Tack & Richardson: Cupcakes, Cookies & Pie — Oh My!

Karen Tack and Alan Richardson

Karen Tack & Alan Richardson’s Cupcakes, Cookies & Pie, Oh, My! (Houghton Mifflin 2012) is all about designing funny and fantastical treats out of cake, pies, and frosting. It would be a great book for adults working with kids to create special treats. This is the 3rd book of an amazing series on decorating. Cupcakes, Cookies, and Pie, Oh, My! adds many new types of recipes (beyond cupcakes) using, pound cakes, cookies, brownies, rice cereal treats, and pies.

The book starts with photographs of all the stuff you’ll need to make the creatures in the recipes. For instance, to make a Cat-terpillar (pp. 14-15) you need M&Ms of various shapes and colors, Jordan almonds, licorice pastels, jelly beans, mini chocolate chips, crème mints, sprinkles and jimmies as well as cupcakes and more.

The book has many sections, each of them have themes like holidays, jokes, and life of the party. The back of the book has master recipes for cake, sugar cookies and candy clay. There is also a good sources section on where to find all the ingredients.

Some of the recipes look like savory food but aren’t. Nacho Normal Cheesecake (p. 24) likes like regular tortilla chips with topping, but it’s actually pie dough over a lemon cheesecake with sour cream frosting – topped with strawberry jam and candy olives. It would be fun to start dinner with regular nachos and finish off with these!

Cupcakes, Cookies & Pie, by Karen Tack and Alan RichardsonI like the cover picture of sheep – they look Aardman’s Shaun the Sheep. The recipe is called Baa Baa Black Sheep (p. 58). It makes white and chocolate brown sheep out of pound cake, marshmallows, and Milano cookies. Maybe lamb chops for dinner followed by these little lambs?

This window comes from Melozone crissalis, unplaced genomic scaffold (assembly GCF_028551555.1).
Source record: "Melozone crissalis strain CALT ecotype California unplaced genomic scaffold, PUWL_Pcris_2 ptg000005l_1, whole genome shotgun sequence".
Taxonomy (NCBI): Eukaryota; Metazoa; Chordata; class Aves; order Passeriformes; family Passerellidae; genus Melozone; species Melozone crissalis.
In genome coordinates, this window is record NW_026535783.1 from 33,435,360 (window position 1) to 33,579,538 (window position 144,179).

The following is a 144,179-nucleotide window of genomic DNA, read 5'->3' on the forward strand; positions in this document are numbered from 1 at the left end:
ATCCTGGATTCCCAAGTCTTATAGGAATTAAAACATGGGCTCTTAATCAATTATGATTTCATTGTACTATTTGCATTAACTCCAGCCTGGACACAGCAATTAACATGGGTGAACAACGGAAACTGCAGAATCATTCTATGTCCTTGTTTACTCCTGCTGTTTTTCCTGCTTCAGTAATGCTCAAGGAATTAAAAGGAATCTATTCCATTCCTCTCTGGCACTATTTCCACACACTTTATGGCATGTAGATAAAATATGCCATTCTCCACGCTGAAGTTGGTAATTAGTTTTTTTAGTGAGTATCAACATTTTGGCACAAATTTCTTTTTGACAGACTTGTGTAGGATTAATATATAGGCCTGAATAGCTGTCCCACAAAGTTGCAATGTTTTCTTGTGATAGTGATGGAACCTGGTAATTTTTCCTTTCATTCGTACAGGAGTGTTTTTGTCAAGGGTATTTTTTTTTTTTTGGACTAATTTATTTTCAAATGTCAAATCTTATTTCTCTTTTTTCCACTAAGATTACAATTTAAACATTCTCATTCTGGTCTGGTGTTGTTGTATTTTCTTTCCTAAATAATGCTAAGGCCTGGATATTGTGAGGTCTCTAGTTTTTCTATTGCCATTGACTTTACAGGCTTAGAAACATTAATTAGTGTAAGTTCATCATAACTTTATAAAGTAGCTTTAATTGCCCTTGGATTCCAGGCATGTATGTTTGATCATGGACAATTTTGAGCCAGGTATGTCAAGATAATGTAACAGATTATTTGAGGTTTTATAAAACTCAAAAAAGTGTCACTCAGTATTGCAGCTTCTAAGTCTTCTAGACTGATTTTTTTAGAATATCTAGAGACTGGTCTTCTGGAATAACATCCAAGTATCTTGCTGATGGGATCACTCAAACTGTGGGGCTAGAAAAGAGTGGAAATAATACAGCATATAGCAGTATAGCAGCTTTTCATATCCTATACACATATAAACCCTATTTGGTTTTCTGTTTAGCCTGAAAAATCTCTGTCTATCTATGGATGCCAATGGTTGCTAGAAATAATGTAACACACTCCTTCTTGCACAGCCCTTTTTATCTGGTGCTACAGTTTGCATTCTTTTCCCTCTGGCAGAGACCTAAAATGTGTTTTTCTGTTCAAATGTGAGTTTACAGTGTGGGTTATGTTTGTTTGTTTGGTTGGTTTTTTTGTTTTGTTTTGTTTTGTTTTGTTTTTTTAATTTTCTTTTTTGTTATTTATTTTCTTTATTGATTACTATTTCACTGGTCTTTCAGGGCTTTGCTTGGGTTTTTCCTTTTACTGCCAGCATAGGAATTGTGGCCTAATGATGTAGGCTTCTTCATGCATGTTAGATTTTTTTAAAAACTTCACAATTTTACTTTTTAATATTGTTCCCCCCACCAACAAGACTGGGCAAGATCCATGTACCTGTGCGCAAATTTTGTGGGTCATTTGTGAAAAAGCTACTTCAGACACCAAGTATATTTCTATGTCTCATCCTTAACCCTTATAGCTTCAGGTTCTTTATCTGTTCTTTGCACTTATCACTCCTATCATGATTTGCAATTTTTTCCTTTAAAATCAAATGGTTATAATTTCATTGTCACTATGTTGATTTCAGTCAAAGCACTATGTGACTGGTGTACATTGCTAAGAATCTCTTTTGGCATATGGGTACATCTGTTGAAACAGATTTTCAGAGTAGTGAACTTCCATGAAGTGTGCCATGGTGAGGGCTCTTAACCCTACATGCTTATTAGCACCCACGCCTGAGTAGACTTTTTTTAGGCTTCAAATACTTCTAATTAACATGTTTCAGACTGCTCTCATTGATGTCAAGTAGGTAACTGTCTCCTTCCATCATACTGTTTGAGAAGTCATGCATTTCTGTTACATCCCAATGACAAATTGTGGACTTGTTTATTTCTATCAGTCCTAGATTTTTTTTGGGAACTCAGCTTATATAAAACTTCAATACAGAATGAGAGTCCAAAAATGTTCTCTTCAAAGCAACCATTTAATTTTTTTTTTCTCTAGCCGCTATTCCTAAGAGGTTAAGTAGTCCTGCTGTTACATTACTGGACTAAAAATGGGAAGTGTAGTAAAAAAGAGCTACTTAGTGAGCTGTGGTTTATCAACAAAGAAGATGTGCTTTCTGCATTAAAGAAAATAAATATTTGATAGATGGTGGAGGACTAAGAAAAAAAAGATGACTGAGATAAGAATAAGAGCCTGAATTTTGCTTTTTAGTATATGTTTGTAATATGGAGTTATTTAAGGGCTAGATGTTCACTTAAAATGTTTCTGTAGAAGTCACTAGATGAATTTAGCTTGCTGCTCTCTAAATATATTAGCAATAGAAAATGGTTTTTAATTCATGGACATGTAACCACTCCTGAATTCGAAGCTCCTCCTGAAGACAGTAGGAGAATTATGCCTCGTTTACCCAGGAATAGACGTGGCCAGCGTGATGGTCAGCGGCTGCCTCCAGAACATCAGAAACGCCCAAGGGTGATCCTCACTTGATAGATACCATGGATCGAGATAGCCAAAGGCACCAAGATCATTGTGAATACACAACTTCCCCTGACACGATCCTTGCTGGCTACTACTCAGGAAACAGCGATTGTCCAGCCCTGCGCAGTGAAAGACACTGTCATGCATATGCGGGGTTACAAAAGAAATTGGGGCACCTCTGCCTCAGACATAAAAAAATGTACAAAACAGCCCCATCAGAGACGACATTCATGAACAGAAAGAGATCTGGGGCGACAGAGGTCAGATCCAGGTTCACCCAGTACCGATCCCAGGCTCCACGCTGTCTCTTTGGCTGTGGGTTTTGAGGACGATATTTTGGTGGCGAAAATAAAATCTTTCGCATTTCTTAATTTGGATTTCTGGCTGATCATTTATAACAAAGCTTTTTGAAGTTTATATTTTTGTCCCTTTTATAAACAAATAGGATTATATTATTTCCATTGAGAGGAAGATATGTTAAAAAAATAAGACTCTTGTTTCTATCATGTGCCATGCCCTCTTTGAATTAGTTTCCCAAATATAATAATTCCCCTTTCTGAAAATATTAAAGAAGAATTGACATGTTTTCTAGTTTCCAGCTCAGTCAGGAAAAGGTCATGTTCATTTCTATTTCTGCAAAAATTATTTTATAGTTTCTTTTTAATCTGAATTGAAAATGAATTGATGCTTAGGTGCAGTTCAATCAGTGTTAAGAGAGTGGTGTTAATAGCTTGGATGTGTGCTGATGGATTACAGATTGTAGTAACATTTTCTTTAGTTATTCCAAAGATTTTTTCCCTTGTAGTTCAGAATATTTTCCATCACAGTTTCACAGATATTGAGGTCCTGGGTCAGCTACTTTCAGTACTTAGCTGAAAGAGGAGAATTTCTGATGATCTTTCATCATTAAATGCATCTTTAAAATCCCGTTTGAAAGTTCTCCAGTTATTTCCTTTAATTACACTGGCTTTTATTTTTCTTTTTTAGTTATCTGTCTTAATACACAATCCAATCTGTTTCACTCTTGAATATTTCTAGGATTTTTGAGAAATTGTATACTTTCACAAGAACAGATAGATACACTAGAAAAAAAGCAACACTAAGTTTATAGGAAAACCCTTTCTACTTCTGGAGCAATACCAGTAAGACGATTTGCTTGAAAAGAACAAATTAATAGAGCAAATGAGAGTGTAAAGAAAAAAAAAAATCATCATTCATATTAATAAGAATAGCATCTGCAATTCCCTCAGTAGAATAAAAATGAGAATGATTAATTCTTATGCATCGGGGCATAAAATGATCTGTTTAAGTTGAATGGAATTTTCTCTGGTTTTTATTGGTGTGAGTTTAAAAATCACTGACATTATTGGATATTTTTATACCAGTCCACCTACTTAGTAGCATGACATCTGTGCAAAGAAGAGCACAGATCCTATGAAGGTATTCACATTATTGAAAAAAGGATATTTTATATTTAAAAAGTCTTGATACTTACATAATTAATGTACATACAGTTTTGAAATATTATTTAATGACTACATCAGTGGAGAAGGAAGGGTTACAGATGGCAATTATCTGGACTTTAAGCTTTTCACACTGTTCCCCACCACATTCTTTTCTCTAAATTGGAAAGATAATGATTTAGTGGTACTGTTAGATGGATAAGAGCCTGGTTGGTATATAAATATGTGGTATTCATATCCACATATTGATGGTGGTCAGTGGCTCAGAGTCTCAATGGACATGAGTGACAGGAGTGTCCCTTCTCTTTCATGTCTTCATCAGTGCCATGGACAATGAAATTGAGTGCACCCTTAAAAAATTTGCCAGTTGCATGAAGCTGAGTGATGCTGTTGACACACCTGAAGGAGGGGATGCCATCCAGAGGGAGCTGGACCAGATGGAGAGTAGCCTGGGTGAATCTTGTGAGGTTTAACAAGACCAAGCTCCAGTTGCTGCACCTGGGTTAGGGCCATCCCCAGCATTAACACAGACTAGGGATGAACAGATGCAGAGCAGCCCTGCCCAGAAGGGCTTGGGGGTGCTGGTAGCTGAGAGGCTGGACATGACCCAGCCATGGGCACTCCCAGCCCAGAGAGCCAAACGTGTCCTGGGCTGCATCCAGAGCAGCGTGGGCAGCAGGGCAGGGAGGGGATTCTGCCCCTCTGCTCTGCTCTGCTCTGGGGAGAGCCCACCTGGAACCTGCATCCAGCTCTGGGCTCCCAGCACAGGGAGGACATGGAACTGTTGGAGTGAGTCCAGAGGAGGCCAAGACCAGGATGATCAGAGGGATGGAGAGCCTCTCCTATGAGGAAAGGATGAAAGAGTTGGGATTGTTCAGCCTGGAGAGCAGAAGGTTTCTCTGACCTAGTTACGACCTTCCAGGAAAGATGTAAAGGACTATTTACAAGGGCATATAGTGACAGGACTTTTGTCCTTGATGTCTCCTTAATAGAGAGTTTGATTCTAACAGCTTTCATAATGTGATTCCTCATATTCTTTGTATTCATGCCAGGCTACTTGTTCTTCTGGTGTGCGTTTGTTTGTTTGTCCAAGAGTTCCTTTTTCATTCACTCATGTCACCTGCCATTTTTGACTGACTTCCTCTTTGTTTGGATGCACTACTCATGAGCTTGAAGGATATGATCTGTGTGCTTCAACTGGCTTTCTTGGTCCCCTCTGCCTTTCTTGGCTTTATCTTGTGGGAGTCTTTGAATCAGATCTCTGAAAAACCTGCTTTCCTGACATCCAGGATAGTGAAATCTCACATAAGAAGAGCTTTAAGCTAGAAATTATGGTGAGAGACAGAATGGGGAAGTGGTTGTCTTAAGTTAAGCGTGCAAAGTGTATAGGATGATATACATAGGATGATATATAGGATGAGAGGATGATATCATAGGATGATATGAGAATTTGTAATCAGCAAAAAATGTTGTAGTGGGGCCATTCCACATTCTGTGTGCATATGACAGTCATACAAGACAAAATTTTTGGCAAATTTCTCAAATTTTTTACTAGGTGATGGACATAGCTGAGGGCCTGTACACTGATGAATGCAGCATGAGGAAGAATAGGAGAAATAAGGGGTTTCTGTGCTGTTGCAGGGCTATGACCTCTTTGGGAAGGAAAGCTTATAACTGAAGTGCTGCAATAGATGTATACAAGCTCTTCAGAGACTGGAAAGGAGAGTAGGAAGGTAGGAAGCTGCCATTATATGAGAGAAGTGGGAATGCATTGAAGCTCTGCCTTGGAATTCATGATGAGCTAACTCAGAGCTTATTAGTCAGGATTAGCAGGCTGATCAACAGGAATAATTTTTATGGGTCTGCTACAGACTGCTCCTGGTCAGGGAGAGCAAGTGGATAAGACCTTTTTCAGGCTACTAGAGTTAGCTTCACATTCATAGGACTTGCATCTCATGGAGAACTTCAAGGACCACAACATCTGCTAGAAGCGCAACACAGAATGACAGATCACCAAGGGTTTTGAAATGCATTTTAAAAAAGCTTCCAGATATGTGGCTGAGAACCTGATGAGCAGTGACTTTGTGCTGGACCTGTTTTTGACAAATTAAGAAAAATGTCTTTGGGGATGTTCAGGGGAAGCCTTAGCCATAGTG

The recipes really are fantastic like the Shrimp Cocktail on Ice (page 47) because of its simplicity and the point that you don’t even have to bake it or need any rare ingredients. It’s made out of many things like pound cake (frozen) frosting, Cool Whip, and food coloring. This isn’t an everyday dessert – but a special treat for a birthday or a party. Another fine example is the Paper Doll Cookies (page 96) because of the simple ginger man turned into an amazing treat for any time of the year. My Favorite recipe is probably the Pigs in a Blanket (p. 31), which features 11 pigs in an actual candy blanket! Another of my favorites is Emotipops (p. 138). These have the emoticon images you use in email or tweets in black licorice on circles of pound cake covered in bright frosting. They are very cool.

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